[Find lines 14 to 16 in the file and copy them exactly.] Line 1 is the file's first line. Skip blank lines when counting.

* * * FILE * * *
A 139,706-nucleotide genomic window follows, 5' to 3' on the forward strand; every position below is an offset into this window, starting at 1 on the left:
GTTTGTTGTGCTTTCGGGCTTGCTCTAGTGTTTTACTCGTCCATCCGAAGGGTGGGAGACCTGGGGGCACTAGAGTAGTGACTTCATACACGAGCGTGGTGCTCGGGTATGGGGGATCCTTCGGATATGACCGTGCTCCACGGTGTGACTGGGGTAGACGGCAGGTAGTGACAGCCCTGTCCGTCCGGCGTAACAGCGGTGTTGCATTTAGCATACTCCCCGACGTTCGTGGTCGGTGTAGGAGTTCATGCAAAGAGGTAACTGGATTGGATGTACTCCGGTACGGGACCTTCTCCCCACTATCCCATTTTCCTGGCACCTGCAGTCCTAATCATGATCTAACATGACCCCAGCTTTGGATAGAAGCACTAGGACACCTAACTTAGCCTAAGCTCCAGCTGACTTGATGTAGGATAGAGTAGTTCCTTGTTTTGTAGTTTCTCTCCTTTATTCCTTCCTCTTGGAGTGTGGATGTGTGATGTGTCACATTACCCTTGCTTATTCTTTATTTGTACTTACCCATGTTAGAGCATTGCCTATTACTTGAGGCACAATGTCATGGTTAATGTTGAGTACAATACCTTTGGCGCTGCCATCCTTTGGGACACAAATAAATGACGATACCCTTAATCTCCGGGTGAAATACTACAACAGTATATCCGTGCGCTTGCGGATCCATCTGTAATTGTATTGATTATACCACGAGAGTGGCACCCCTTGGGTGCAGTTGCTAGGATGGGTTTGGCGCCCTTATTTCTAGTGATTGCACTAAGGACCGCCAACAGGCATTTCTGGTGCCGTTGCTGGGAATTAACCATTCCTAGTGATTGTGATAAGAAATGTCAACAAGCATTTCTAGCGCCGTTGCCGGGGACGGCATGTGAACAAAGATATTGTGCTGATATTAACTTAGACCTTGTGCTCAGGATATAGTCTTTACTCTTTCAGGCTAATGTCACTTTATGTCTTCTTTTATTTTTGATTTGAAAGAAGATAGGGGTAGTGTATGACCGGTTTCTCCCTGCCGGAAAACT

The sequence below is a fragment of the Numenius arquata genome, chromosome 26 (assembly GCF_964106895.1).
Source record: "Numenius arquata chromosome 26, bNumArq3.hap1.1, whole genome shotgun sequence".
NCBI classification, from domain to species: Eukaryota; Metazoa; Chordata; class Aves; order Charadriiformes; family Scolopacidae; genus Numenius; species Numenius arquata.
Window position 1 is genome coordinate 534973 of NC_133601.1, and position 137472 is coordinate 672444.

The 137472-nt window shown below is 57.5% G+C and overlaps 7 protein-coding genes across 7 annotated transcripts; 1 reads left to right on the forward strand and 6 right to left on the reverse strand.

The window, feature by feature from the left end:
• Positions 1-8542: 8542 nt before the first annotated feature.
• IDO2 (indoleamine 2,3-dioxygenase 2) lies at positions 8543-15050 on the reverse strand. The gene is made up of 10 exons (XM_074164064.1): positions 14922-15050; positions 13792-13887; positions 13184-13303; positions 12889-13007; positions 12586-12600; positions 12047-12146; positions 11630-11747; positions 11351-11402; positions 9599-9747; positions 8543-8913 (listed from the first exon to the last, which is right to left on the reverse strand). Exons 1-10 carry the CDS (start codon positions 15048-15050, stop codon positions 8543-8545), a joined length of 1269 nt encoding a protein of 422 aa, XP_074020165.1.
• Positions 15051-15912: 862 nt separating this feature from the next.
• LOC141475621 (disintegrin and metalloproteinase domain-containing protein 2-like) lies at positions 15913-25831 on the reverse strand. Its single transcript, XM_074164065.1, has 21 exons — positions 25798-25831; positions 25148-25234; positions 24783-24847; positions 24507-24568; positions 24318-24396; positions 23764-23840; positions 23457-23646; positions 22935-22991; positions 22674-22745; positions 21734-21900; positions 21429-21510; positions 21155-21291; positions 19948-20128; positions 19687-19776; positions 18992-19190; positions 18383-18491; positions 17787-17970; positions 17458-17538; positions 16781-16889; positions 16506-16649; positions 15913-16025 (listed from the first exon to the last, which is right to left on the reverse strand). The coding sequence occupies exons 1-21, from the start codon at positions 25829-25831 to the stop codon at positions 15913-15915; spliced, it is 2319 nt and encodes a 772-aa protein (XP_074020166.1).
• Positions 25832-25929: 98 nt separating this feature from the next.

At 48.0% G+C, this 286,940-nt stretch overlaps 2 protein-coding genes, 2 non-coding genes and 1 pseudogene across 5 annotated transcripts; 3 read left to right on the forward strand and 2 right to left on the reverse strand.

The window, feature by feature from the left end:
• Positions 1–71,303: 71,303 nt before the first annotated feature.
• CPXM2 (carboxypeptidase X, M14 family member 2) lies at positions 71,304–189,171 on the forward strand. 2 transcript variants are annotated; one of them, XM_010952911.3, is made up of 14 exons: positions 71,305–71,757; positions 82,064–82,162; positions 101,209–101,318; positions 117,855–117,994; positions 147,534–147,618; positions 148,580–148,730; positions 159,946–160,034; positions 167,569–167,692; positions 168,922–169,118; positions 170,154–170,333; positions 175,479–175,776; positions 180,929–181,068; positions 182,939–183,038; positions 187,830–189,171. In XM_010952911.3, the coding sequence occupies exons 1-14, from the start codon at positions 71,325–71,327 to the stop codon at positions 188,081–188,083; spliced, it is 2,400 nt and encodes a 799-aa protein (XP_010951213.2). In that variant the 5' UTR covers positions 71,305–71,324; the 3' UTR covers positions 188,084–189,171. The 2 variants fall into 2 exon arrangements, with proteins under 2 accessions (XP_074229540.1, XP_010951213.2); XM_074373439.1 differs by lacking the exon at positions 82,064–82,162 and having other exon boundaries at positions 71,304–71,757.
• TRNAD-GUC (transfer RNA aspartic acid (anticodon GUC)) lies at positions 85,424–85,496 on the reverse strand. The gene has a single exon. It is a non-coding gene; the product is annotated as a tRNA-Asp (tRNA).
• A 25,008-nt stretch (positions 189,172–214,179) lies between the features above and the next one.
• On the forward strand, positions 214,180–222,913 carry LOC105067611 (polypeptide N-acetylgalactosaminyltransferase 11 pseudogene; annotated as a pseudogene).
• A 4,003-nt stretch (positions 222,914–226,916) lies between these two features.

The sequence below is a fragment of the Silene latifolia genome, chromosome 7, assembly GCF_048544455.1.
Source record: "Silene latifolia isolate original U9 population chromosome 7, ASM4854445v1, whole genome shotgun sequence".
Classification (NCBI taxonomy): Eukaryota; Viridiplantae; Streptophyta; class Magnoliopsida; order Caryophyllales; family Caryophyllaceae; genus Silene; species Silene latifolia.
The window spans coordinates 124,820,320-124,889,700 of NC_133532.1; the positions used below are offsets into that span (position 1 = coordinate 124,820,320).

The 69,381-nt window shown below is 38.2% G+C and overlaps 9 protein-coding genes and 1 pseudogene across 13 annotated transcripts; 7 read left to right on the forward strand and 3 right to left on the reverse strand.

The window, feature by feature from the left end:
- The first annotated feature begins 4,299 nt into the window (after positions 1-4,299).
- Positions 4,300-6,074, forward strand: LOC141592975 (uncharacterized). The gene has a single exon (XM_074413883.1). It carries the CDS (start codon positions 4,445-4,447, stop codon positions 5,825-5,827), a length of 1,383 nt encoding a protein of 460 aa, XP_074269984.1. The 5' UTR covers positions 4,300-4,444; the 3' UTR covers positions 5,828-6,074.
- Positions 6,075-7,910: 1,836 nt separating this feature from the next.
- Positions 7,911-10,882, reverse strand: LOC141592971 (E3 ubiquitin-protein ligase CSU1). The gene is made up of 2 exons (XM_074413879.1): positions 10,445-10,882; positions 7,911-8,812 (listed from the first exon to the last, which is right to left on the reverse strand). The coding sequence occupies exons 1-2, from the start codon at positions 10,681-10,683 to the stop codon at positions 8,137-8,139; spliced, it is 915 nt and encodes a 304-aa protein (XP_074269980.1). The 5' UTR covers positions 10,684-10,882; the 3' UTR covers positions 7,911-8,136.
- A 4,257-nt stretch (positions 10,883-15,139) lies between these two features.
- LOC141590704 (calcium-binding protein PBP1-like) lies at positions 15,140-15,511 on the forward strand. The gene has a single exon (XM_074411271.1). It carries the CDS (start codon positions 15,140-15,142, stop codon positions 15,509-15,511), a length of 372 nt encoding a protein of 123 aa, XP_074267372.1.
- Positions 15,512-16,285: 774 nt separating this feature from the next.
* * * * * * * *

At 48.0% G+C, this 286,940-nt stretch overlaps 2 protein-coding genes, 2 non-coding genes and 1 pseudogene across 5 annotated transcripts; 3 read left to right on the forward strand and 2 right to left on the reverse strand.

The window, feature by feature from the left end:
• Positions 1–71,303: 71,303 nt before the first annotated feature.